Shanti in her blaze of glory

Sprinter's gold medal in 'perfect race' emulates Barnabas' victory in 1973

THE raucous spectators quietened gradually into silence as the sprinters took to the starting blocks for the women's 200m race. Anticipation was thick in the air yesterday at the National Stadium.

Perhaps the 11,257-strong crowd felt that Shanti Pereira, 18, was about to make history.

And Singapore's newest sprint queen certainly did, emerging from the bend with a strong lead in what was described by officials later as a "perfect race", clocking 23.60sec to clinch the gold and lower the national record for the second time in a day.

Her arms aloft, her right index finger raised to the skies as she strode across the finish line, it was then that celebrations erupted and tears flowed.

Not since Glory Barnabas at the 1973 edition - when the biennial affair was still called the South-east Asian Peninsular Games - has Singapore tasted success in this event.

Said Shanti, who also won a bronze in the blue-riband 100m sprint the day before: "I'm so crazily happy, I can't describe how I feel right now.

"I definitely wanted a medal but I didn't want to be stressed out over it, because I knew if I were (anxious), I would end up not doing as well."

Qualifying for the final with the second-fastest time of 23.82 - eclipsing her 2014 national mark of 23.99 - the Republic Polytechnic student admitted she had felt intimidated and nervous ahead of her pet event.

While the 100m bronze provided confidence, Shanti was particularly wary of 100m winner Kayla Richardson of the Philippines, who had qualified fastest in the heats with a time of 23.67.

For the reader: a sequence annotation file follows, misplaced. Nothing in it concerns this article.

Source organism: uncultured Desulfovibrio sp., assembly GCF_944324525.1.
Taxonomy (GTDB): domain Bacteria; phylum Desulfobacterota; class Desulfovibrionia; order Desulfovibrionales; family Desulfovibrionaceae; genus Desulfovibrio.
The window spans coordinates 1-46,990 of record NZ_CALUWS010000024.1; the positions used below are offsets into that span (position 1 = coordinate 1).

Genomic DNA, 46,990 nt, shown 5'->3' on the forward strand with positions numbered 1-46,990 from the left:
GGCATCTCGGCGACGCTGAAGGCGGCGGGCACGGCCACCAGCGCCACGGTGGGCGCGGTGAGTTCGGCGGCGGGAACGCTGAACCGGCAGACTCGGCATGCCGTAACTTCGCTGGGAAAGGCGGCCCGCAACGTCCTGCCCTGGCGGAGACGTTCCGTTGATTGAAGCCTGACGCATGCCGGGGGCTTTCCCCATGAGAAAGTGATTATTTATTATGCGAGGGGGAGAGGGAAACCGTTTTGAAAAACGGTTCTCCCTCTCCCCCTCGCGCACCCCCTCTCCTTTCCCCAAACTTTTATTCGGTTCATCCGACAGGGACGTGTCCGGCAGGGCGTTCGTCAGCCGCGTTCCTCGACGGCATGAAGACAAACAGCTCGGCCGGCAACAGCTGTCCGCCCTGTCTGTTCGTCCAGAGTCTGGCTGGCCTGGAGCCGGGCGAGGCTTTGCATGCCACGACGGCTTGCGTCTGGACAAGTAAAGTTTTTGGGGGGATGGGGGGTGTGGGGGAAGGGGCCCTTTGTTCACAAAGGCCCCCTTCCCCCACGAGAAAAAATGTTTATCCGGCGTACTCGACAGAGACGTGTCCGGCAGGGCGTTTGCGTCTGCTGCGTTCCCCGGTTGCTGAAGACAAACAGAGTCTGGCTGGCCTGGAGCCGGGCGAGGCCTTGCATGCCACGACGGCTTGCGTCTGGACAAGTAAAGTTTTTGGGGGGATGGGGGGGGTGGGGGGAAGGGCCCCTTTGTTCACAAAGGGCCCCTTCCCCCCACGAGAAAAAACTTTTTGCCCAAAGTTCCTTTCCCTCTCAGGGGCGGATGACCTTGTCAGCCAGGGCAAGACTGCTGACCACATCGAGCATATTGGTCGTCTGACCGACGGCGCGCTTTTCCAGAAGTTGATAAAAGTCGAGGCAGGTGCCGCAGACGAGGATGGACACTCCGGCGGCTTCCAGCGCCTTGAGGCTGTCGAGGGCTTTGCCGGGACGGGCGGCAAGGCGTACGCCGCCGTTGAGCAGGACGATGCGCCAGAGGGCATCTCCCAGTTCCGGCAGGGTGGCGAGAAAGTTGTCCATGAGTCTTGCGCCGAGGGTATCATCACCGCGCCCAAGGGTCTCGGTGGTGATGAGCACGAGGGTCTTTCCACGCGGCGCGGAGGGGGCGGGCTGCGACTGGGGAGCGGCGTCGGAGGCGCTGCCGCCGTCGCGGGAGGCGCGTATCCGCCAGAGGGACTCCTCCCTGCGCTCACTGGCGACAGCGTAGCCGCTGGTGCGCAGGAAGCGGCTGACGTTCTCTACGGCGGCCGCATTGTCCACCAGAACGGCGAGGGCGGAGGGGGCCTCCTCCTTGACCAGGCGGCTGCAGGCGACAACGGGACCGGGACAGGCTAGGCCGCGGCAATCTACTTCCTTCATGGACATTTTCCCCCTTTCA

"Seeing how she did (in the 100m) and in the heats today, I knew she was my strongest competitor," said Shanti.

Her coach Margaret Oh, however, had more faith in her charge's abilities.

Said an emotional Oh, still wiping tears of joy from her cheeks: "All along, Shanti has been more confident in the 200m. (I knew) she was in control of this race and she ran perfectly.

"It's been a very tough few months (of training), but I'm very happy that (she) was able to achieve what I wasn't able to do."

Barnabas, who watched the race from the stands, is confident Shanti can go even faster.

She told The Straits Times: "She's got age on her side and plenty of time to go out and perform at even bigger events."

Shanti's win capped a stellar day for Team Singapore in the athletics competition.

Thrower Zhang Guirong delivered a gold in the women's shot put event, the 37-year-old's sixth straight title in this event.

Her distance of 14.60m, while a far cry from her 2005 national record of 18.57m, was good enough to put her ahead of Thailand's Sawitri Thongchao (13.62m) and Areerat Intadis (13.31m).

Said Zhang: "This is my seventh SEA Games but the feeling I had today walking into the stadium is so different from the past.

"I'm getting on in age, but as long as Singapore needs me, I will still be there at the next SEA Games."

Dipna Lim-Prasad got the Republic off to a good start when she took silver in the women's 400m hurdles in 59.24, re-writing her own national record of 59.59 set in May.

She finished behind Vietnam's Nguyen Thi Huyen, who set a Games record of 56.15, and ahead of Thai Wassana Winatho (1:01.69).

It marked a comeback for the 24-year-old, who had struggled with a hamstring and hip injury.

Last night's race, in fact, was just the sixth time she has hurdled in the last 2-1/2 months.

Said Lim-Prasad: "My preparation hasn't been ideal, but I'm just counting my blessings that I was able to finish and get a strong podium finish."

Last night, even with all the events for the day completed, the majority of the spectators continued to linger in the stadium.

They were waiting for the final victory ceremony of the day - when the Majulah Singapura would be played in Shanti's honour.

Having waited 42 years for the National Anthem to be played for a victorious woman sprinter, one hour more clearly did not matter.

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